President Carter's 1976 campaign committee claims to have paid off more than 200 debts - totaling more the $300,000 - without submitting the requisite documentation showing that the payments were made.

Officials at the Federal Election Commission noticed most of the discrepancies this fall and called for an accounting in a letter last month to the 1976 Democratic Presidential Campaign Committee, Inc., the key organization for Carter in last year's general election campaign.

White House aides in charge of the committee's affairs declare there is a perfectly innocent explanation and say they are in the process of refining their campaign arithmetic for the FEC.

"We might be inaccurate but we're not dishonest," White House Counsel Robert J. Lipshutz explained with a laugh.

By fare the biggest debt in question was $91,140 that the Carter campaign still owed at the end of 1976 to Citizens & Southern National Bank in Atlanta, the residue of nine loans aggregating more than $1,155,000 that the influential Georgia institution provided for Carter last year.

The unpaid $91,140 balance simply disappeared from the books in the Carter campaign's first accounting for 1977, covering Jan. 1 through March 31. In a report certified by Lipshutz as treasurer, the 1976 Democratic Presidential Campaign committee, Inc. listed all the loans it had been gotten from Citizens & Southern - a total of $980,785 following Carter's election in November - as having been reduced by now to zero. The payment should have been listed in detail in the 119 pages of itemized expenditures in the quarterly report, but it was not. Similarly there was no sign of payment of the additional $7,119 that Citizens & Southern loaned the committee on Jan. 2 or cover much of the interest due the bank.

Lipshutz told a reporter that despite the lack of documentation in the report, the Carter campaign made a final payment of $100,396.25, including all interest still due, on Jan. 18. He and another White House aide, Richard Harden, said it didn't turn up on the report to the Federal Election Commission because of the nature of the C&S loans.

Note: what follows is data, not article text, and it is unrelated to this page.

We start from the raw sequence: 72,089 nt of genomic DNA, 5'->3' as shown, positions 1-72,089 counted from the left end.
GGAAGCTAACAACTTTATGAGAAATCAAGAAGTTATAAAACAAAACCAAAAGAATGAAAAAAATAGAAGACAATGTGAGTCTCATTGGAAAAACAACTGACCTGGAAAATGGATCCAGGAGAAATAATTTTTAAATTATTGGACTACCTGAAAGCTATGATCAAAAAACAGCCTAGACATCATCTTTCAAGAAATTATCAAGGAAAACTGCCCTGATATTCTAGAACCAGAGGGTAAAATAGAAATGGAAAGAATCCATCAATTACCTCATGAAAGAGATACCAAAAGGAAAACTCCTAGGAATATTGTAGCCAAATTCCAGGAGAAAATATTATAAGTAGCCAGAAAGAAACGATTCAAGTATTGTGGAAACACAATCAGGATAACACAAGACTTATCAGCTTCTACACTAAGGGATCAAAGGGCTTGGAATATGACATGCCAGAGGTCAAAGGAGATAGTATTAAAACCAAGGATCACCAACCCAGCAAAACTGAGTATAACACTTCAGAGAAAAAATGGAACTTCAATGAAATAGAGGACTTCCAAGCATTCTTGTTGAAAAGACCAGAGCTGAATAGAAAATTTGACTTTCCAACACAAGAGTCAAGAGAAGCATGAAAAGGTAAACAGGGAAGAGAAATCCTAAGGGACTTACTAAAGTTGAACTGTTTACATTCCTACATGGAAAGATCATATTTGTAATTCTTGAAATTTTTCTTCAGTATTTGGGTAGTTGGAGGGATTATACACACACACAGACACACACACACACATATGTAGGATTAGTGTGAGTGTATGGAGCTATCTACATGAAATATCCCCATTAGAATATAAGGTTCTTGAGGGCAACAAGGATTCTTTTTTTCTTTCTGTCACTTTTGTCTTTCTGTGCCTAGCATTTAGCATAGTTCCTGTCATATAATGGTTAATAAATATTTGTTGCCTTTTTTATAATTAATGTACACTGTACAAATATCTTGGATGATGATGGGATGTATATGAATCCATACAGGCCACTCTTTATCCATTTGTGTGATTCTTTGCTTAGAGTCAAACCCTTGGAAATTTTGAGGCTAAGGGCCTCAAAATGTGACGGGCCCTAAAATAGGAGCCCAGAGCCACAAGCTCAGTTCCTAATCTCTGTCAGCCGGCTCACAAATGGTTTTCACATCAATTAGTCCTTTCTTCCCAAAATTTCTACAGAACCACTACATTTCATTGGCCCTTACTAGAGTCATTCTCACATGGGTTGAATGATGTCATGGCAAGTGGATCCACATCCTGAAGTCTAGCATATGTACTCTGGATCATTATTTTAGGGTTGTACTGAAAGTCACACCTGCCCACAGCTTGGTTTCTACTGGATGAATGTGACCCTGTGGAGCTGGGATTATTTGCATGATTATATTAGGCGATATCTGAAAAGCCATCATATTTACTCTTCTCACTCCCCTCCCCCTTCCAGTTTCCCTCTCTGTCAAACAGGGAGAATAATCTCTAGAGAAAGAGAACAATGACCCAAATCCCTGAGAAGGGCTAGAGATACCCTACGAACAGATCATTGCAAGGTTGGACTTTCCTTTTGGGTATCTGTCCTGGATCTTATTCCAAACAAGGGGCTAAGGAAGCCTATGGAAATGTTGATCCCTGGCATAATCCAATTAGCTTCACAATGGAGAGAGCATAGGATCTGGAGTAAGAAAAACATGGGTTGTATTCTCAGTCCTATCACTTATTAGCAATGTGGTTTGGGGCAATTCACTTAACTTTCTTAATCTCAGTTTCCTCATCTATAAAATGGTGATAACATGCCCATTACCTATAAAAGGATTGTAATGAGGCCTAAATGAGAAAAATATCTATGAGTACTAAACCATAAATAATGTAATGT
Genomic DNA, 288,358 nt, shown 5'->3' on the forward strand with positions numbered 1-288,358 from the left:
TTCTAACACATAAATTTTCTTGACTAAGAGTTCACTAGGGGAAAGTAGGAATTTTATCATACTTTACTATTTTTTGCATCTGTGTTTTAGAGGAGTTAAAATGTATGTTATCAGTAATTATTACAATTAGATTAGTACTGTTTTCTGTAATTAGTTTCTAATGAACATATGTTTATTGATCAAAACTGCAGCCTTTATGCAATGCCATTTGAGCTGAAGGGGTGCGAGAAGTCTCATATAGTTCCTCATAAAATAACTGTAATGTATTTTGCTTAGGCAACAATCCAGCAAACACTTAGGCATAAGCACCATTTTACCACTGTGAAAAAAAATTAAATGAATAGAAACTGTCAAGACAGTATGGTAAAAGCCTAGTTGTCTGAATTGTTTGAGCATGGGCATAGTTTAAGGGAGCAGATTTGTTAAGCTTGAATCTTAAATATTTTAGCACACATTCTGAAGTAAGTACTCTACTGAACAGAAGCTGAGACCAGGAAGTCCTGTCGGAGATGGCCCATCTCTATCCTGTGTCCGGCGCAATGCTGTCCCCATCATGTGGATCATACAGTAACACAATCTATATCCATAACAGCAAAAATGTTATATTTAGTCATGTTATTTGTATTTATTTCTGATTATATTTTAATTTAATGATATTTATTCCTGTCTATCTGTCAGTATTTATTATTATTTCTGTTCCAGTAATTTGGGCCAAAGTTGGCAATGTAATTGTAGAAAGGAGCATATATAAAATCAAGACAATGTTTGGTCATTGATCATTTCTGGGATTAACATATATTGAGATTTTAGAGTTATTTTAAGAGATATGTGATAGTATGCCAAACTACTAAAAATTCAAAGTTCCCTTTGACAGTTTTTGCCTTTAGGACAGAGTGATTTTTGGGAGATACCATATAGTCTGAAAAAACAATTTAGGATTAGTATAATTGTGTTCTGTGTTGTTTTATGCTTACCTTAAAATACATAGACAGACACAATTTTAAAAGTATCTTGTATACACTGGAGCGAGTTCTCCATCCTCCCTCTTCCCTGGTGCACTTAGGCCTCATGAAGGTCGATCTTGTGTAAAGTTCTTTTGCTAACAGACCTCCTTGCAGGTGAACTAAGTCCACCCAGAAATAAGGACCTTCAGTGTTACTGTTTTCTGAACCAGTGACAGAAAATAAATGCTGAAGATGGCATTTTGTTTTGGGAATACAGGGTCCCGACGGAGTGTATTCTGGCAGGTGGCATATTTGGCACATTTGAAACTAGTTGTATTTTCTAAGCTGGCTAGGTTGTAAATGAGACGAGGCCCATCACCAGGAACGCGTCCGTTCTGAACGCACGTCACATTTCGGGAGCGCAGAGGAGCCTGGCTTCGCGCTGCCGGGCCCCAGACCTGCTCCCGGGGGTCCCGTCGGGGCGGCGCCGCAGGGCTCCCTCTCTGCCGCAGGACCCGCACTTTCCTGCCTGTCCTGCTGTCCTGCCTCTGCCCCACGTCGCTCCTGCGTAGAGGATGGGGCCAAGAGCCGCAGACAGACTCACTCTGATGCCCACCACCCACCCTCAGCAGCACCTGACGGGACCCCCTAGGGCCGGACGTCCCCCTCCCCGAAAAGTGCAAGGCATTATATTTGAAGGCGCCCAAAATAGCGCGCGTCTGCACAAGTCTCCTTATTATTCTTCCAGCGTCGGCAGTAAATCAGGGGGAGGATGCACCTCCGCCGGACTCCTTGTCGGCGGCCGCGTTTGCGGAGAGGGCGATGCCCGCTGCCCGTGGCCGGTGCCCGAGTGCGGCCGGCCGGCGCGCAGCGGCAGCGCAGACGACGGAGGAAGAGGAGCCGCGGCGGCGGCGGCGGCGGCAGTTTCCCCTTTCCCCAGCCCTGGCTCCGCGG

"We used the 'Accounts Receivable' money owed to the Carter campaign as collateral for the loans," Lipshutz said. These consisted primarily of transportation bills sent to the press and the Secret Service for travels with the candidate.

As these checks came in, Harden said, "We booked them in as receipts, listed them and sent them direct to the bank. So we, in effect, never deposited the checks." Citizens & Southern, he said, didn't want the Carter campaign to cash them since they were collateral for the loans. Instead, he said, the bank took charge of the payments when they came in and automatically reduced the loans until the debts were paid.

In addition to short-term loans from Citizens & Southern, which Lipshutz said were made in the spring of 1976 and again last November at a rate of 8 per cent, the Fulton National Bank of Atlanta helped the Committee for Jimmy Carter - the key campaign organization organization during the Democratic primaries - with eight other loans last April, May and June aggregating $1,350,000. Some of these were paid off before others were taken out, but at times the Carter campaign owed the Atlanta banks a total of approximately $1 million.

The loans from the Georgia banks during the primaries have been critized in some quarters as having given Carter a remarkable edge over other hardpressed Democratic candidates who reportedly could not get similar bank credit. But White House officials have defended them as "completely proper." Harden maintained the terms were no different from "the loans that companies and others would normally get." He added that the Carter campaign spent some $7,000 on legal advice from the banks to make sure the loans were proper.

As for the more than 200 other campaign debts in question, FEC staff director Orlando B. Potter told Lipshutz in a Nov. 16 letter that they had not been properly liquidated. In it, Potter listed a sampling of those that needed to be explained, such as $2,205 owed to Carter confidant Charles H. Kirbo for travel expenses; $1,570 to "Mobil Johnny of Albany" for"vote getting," and $700 to Heart of the North Aviation.

Harden said all these debts had also been paid although there was a different explanation for the lack of documentation. Although federal election laws require explicit itemizations of all expenditures of $100 or more in any given year, the Carter campaign's computers, Harden said, weren't programmed that way. Instead, he said, as many of the final debts were reduced to zero, "the computer dropped them down from 'Itemized Expenditures' to 'Unitemized'

The checks are now being tracked down one by one in Atlanta to Satisfy the FEC, Harden said.

"The best we can figure is that there was a programming error," he said. "Evidently computers do what you tell them to do even when when we tell them to do something wrong."